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How to restore a cluster using flux after installing an operating system on all cluster nodes.

The first step is to get a base K3s installation installed on your cluster. This can be done be using the Ansible Install playbook.


task k3s:bootstrap

flux-system Namespace

The next thing to do is create a flux-system namespace to install the sops-gpg secret so that flux can properly unencrypt any secrets in the repository.

kubectl create namespace flux-system

Mozilla SOPS

Once the flux-system namespace is created, import the private gpg key back into the cluster using whichever method you prefer.

Restore Private GPG Key using pass

pass gpg/home-cluster-private |
kubectl create secret generic sops-gpg \
--namespace=flux-system \


Where gpg/home-cluster-private is the location of the home-cluster private key in pass.

Restore Private GPG Key from the gpg keyring

gpg --export-secret-keys --armor "${KEY_FP}" |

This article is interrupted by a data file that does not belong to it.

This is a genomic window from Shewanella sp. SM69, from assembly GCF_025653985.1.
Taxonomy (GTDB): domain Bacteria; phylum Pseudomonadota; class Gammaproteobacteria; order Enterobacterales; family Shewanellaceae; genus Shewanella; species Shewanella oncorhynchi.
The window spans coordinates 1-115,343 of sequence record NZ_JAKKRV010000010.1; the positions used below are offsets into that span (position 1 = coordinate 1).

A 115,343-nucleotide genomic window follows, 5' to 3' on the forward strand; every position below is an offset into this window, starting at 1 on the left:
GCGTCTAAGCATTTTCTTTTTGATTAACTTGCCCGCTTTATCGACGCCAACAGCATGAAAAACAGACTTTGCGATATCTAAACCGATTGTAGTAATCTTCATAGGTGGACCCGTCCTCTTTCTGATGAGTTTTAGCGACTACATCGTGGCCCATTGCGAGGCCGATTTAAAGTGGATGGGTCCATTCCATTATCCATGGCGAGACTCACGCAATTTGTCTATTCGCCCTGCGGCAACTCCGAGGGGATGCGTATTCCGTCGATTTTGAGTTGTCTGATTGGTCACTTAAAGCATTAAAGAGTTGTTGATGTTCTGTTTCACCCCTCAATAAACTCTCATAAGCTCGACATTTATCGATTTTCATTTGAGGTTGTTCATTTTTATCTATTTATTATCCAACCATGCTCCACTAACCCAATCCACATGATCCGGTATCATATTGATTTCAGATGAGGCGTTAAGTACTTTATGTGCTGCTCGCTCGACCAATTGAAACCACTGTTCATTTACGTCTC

kubectl create secret generic sops-gpg \
--namespace=flux-system \


Where "${KEY_FP}" is the fingerprint of the home-cluster gpg key.

Restore Using the Flux CLI

Run the bootstrap command:

flux bootstrap github \
  --owner=$GITHUB_USER \
  --repository=home-cluster \
  --branch=main \
  --path=./cluster \

The above command will clone the repository, update the components manifest in /flux-system/gotk-components.yaml and it will push the changes to the remote branch.

Tell Flux to pull the manifests from Git and upgrade itself with:

flux reconcile source git flux-system

Verify that the controllers have been upgrade with:

flux check


If you are having trouble restoring you cluster, try deleting the deploy key from your cluster repo.

Pull the Repo

After flux syncs with the repo, you'll need to perform a git pull in order to update your local repo.

git pull origin main